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How to Harness Our Selfish Tendencies

6 Nov

Recently, I had to watch several videos in order to renew my Neutral Registration in Georgia, and I completely underestimated how much I would learn from them.

One thing I learned (which I kind of already knew): People are selfish.

Now, that doesn’t mean we always act on our selfish tendencies, but, alas, we all have them. They’re probably a leftover from our caveman days when, let’s face it, survival was key.untitled (2)

Anyway, one of the speakers in one of the videos started talking about politics. Specifically, she was admonishing politicians for not acting on things that really matter: homelessness, poverty, violence. Instead, she said, we have many laws on the books outlining the specifics of elevator safety, escalator safety, and roads.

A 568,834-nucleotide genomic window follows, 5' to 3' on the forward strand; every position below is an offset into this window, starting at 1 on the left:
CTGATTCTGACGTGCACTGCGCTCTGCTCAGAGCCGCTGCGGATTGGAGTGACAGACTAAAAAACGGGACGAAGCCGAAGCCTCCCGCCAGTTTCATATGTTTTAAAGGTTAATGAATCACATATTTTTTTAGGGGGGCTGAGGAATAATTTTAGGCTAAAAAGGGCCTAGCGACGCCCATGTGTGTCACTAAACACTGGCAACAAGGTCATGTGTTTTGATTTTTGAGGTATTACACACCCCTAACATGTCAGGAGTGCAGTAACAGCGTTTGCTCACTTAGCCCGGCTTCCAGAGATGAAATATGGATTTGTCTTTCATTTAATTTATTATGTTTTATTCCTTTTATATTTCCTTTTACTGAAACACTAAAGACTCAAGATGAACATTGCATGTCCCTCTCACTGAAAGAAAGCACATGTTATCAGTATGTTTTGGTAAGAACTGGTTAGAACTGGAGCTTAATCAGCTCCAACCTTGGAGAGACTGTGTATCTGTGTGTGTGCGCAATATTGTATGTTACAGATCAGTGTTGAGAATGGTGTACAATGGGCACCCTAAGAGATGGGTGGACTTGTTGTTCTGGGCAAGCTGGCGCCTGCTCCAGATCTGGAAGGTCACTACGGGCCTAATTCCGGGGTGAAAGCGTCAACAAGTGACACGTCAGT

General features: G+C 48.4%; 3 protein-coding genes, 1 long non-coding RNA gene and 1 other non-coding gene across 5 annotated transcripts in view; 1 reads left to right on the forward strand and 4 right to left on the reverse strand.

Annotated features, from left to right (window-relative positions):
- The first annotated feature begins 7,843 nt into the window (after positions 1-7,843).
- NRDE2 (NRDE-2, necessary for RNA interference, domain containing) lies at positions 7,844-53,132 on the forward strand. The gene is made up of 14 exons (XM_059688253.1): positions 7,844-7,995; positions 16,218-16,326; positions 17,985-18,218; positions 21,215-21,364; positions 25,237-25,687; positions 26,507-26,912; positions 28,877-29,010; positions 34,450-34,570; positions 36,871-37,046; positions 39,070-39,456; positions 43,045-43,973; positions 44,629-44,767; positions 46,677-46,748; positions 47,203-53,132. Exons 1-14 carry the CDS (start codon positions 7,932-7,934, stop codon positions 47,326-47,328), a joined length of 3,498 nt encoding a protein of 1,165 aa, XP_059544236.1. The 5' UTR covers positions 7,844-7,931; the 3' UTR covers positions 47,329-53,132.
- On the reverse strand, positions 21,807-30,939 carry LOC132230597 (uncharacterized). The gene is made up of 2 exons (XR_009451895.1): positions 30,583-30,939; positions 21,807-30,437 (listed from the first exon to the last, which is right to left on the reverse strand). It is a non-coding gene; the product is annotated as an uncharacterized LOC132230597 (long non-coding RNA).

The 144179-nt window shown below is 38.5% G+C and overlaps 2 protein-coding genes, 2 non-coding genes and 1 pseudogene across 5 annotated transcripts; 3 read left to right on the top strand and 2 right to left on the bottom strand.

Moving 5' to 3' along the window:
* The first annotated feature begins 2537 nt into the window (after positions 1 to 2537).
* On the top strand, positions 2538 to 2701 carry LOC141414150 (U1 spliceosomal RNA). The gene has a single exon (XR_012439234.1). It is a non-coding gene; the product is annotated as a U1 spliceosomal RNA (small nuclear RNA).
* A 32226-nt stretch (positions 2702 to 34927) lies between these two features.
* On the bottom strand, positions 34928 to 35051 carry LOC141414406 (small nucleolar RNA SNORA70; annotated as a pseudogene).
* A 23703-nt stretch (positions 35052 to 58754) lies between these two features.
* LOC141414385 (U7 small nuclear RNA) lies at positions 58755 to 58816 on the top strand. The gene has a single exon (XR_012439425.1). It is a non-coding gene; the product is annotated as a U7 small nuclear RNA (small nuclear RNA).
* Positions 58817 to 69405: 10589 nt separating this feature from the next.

Why?

Her answer was simple: These are things that politicians use.

I started thinking how I could relate this to conflict resolution. If each party in a mediation, for example, only really cares about his or her own interests, then, how can we bring people together?

The answer’s simple: Use those selfish tendencies to reach compromise.

For example, if one party feels uncomfortable releasing money to the other party, it’s important that we show him how this will, eventually, benefit his wallet. It may take some creativity, but that’s the art of mediation.

In fact, we do it every day. How many times have you laid out the price tag associated with fighting a battle in court? Yes, one or both parties may WANT to go to war with the other party, but, when someone points out how much that will cost, well, they usually reconsider.

It’s something I hope to use more–in my therapy office and at the mediation table. After all, if we’re, by nature, selfish, then, let’s use that for good!

Britt

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